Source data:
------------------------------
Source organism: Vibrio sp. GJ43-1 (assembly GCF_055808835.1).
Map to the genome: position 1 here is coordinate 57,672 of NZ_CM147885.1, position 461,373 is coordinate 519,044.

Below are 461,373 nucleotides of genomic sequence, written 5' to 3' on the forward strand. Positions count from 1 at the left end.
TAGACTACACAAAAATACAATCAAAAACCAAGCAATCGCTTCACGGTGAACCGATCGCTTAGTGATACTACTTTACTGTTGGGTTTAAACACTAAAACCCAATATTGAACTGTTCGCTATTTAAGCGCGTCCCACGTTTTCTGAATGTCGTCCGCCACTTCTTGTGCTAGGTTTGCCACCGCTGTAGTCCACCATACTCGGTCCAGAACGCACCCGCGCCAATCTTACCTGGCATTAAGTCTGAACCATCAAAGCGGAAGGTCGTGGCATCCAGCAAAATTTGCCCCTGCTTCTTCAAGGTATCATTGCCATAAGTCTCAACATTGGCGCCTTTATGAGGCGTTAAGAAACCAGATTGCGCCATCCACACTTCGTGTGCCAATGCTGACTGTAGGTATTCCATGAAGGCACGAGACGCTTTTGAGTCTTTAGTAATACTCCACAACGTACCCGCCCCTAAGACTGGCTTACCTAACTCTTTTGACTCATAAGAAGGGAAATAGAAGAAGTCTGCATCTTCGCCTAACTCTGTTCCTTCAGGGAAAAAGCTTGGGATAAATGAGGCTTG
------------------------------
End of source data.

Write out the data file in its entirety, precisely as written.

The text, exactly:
Source organism: Vibrio sp. GJ43-1 (assembly GCF_055808835.1).
Map to the genome: position 1 here is coordinate 57,672 of NZ_CM147885.1, position 461,373 is coordinate 519,044.

Below are 461,373 nucleotides of genomic sequence, written 5' to 3' on the forward strand. Positions count from 1 at the left end.
TAGACTACACAAAAATACAATCAAAAACCAAGCAATCGCTTCACGGTGAACCGATCGCTTAGTGATACTACTTTACTGTTGGGTTTAAACACTAAAACCCAATATTGAACTGTTCGCTATTTAAGCGCGTCCCACGTTTTCTGAATGTCGTCCGCCACTTCTTGTGCTAGGTTTGCCACCGCTGTAGTCCACCATACTCGGTCCAGAACGCACCCGCGCCAATCTTACCTGGCATTAAGTCTGAACCATCAAAGCGGAAGGTCGTGGCATCCAGCAAAATTTGCCCCTGCTTCTTCAAGGTATCATTGCCATAAGTCTCAACATTGGCGCCTTTATGAGGCGTTAAGAAACCAGATTGCGCCATCCACACTTCGTGTGCCAATGCTGACTGTAGGTATTCCATGAAGGCACGAGACGCTTTTGAGTCTTTAGTAATACTCCACAACGTACCCGCCCCTAAGACTGGCTTACCTAACTCTTTTGACTCATAAGAAGGGAAATAGAAGAAGTCTGCATCTTCGCCTAACTCTGTTCCTTCAGGGAAAAAGCTTGGGATAAATGAGGCTTG